Read our Q&A with author Jon Anderson on what makes his book so unique, what’s new in this second edition, and exciting new trends in the field.
1. What led you to write Understanding Cultural Geography?
I think cultural geography is a fun and fascinating subject – it connects to the very heart of our everyday lives and links our language, tastes, fashions, commodities and identities to the very spaces we occupy every day. Beyond this it is a really important lens through which to understand our place in the world, and our role in making the world better. Through this book I wanted to be able to communicate the power of cultural geography and enthuse students to see it not only as a stimulating subject to study, but also a really useful way of thinking that can help us all to see the world differently. From these insights, maybe we can even be motivated afresh to act differently in the world too.
2. What will students and lecturers be able to take away from you book?
Students and lecturers will be able to take away new insights into a range of theoretical ideas which underpin cultural geography, and contemporary empirical examples that make the subject understandable and relevant.
3. What makes your book so unique to others in the field?
With any luck the book is accessible and interesting to read! It is not intended to be dense and impenetrable to the reader, but it approaches subjects in a stimulating way that can help newcomers to the discipline engage with the basic ideas under discussion, but then apply them in extended ways to fit their own place in the world.
4. Tell us what’s new in this edition.
This edition is completely revised, with the latest theoretical advances being integrated into the text. The structure has been improved with the addition of thematic sections, and there are two new chapters covering language, and mobility. It also has a beautiful new cover photo, from the work of Jeff Brouws, which I think is amazing!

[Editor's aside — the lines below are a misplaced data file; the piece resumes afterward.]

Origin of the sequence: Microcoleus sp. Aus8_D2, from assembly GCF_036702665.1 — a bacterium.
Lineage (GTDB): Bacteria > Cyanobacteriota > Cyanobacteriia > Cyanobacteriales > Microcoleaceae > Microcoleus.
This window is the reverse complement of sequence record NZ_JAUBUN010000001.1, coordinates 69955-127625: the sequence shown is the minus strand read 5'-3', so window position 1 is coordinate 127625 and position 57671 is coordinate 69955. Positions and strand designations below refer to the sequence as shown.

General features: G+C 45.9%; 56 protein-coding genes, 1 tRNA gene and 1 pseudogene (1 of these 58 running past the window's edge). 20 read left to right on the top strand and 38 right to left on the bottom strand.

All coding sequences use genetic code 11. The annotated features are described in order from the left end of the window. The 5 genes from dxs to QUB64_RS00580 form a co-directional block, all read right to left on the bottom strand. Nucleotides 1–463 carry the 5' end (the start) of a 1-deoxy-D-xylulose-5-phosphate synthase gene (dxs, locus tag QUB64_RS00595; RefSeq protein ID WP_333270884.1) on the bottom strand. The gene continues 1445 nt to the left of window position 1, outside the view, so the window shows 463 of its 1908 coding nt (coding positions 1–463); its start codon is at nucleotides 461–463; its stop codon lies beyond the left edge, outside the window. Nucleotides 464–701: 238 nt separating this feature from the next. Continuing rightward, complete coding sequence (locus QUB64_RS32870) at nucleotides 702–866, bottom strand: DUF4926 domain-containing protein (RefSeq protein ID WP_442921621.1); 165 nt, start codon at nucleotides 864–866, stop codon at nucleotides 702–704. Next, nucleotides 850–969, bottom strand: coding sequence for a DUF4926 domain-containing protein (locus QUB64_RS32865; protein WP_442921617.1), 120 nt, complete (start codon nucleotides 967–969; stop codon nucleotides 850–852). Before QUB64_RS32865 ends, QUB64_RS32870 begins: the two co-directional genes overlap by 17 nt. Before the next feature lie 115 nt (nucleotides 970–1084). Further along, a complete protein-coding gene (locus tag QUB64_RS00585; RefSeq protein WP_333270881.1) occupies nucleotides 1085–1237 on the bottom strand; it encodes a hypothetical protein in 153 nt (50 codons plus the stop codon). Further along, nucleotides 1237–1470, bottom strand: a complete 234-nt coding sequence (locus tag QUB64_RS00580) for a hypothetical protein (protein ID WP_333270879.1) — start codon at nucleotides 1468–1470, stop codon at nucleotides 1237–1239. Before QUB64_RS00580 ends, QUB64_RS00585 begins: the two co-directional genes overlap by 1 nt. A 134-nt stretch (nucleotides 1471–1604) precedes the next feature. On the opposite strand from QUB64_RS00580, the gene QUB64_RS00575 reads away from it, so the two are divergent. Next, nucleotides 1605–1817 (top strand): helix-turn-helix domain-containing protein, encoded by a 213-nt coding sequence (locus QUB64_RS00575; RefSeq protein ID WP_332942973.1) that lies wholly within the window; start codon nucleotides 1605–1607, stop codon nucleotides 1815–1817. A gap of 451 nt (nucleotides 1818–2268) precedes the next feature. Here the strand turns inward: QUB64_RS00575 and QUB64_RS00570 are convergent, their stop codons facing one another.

5. How is the field of geography evolving and what are some current trends?
Cultural geography is becoming increasingly creative, with students and scholars writing in ways that are more associated with the arts and humanities, as well as producing outputs that aren’t necessarily written at all (for example, the increasing use of photos, films, and even performances). This creativity – if motivated by the goal to improve the accessibility and stimulation of cultural geography – is an exciting new area for the sub-discipline. It is a great question whether the insights from cultural geography can be better communicated through pictures or film, rather than the written word?
6. What do you want readers to take away from your book?
I would like readers to enjoy studying cultural geography, and through this enjoyment realize that this subject is not only stimulating and different, but also creative, productive, and political in nature.
Understanding Cultural Geography: Places and Traces offers a comprehensive introduction to perhaps the most exciting and challenging area of human geography. By focusing on the notion of ‘place’ as a key means through which culture and identity is grounded, the book showcases the broad range of…
Paperback – 2015-03-23